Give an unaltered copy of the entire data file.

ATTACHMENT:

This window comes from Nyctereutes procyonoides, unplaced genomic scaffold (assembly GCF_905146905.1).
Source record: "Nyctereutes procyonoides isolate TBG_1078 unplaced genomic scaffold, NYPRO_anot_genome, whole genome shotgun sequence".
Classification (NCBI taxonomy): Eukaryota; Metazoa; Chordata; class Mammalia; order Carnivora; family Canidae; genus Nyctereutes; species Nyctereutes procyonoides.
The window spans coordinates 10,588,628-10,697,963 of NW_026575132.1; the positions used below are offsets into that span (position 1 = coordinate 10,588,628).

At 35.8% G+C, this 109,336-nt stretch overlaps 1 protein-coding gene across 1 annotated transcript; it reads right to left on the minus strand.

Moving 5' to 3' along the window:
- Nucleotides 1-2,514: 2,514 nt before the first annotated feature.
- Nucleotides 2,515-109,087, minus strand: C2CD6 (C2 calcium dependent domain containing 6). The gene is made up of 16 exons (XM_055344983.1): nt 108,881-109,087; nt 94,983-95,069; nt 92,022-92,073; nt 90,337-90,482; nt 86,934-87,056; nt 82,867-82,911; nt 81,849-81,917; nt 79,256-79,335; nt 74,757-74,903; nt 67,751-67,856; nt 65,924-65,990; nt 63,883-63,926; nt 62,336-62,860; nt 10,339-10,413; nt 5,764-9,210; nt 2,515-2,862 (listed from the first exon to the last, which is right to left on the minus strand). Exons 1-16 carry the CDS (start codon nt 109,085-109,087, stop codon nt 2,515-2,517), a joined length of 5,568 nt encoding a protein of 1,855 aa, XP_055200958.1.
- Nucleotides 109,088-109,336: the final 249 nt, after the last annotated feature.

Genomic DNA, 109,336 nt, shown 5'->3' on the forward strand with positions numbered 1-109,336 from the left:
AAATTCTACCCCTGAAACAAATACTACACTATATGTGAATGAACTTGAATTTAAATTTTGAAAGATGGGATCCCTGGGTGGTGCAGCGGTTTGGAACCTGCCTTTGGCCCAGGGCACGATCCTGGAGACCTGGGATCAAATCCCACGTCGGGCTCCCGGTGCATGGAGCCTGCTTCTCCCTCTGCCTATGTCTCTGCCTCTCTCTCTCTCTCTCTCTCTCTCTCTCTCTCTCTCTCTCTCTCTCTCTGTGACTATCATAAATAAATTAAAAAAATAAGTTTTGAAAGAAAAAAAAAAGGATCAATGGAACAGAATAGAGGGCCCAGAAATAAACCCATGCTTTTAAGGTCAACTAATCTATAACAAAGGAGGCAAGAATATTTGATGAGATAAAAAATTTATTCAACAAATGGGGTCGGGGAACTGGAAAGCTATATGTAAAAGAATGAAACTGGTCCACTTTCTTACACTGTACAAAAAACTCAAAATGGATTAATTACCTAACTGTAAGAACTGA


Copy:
This window comes from Nyctereutes procyonoides, unplaced genomic scaffold (assembly GCF_905146905.1).
Source record: "Nyctereutes procyonoides isolate TBG_1078 unplaced genomic scaffold, NYPRO_anot_genome, whole genome shotgun sequence".
Classification (NCBI taxonomy): Eukaryota; Metazoa; Chordata; class Mammalia; order Carnivora; family Canidae; genus Nyctereutes; species Nyctereutes procyonoides.
The window spans coordinates 10,588,628-10,697,963 of NW_026575132.1; the positions used below are offsets into that span (position 1 = coordinate 10,588,628).

At 35.8% G+C, this 109,336-nt stretch overlaps 1 protein-coding gene across 1 annotated transcript; it reads right to left on the minus strand.

Moving 5' to 3' along the window:
- Nucleotides 1-2,514: 2,514 nt before the first annotated feature.
- Nucleotides 2,515-109,087, minus strand: C2CD6 (C2 calcium dependent domain containing 6). The gene is made up of 16 exons (XM_055344983.1): nt 108,881-109,087; nt 94,983-95,069; nt 92,022-92,073; nt 90,337-90,482; nt 86,934-87,056; nt 82,867-82,911; nt 81,849-81,917; nt 79,256-79,335; nt 74,757-74,903; nt 67,751-67,856; nt 65,924-65,990; nt 63,883-63,926; nt 62,336-62,860; nt 10,339-10,413; nt 5,764-9,210; nt 2,515-2,862 (listed from the first exon to the last, which is right to left on the minus strand). Exons 1-16 carry the CDS (start codon nt 109,085-109,087, stop codon nt 2,515-2,517), a joined length of 5,568 nt encoding a protein of 1,855 aa, XP_055200958.1.
- Nucleotides 109,088-109,336: the final 249 nt, after the last annotated feature.

Genomic DNA, 109,336 nt, shown 5'->3' on the forward strand with positions numbered 1-109,336 from the left:
AAATTCTACCCCTGAAACAAATACTACACTATATGTGAATGAACTTGAATTTAAATTTTGAAAGATGGGATCCCTGGGTGGTGCAGCGGTTTGGAACCTGCCTTTGGCCCAGGGCACGATCCTGGAGACCTGGGATCAAATCCCACGTCGGGCTCCCGGTGCATGGAGCCTGCTTCTCCCTCTGCCTATGTCTCTGCCTCTCTCTCTCTCTCTCTCTCTCTCTCTCTCTCTCTCTCTCTCTCTCTCTGTGACTATCATAAATAAATTAAAAAAATAAGTTTTGAAAGAAAAAAAAAAGGATCAATGGAACAGAATAGAGGGCCCAGAAATAAACCCATGCTTTTAAGGTCAACTAATCTATAACAAAGGAGGCAAGAATATTTGATGAGATAAAAAATTTATTCAACAAATGGGGTCGGGGAACTGGAAAGCTATATGTAAAAGAATGAAACTGGTCCACTTTCTTACACTGTACAAAAAACTCAAAATGGATTAATTACCTAACTGTAAGAACTGA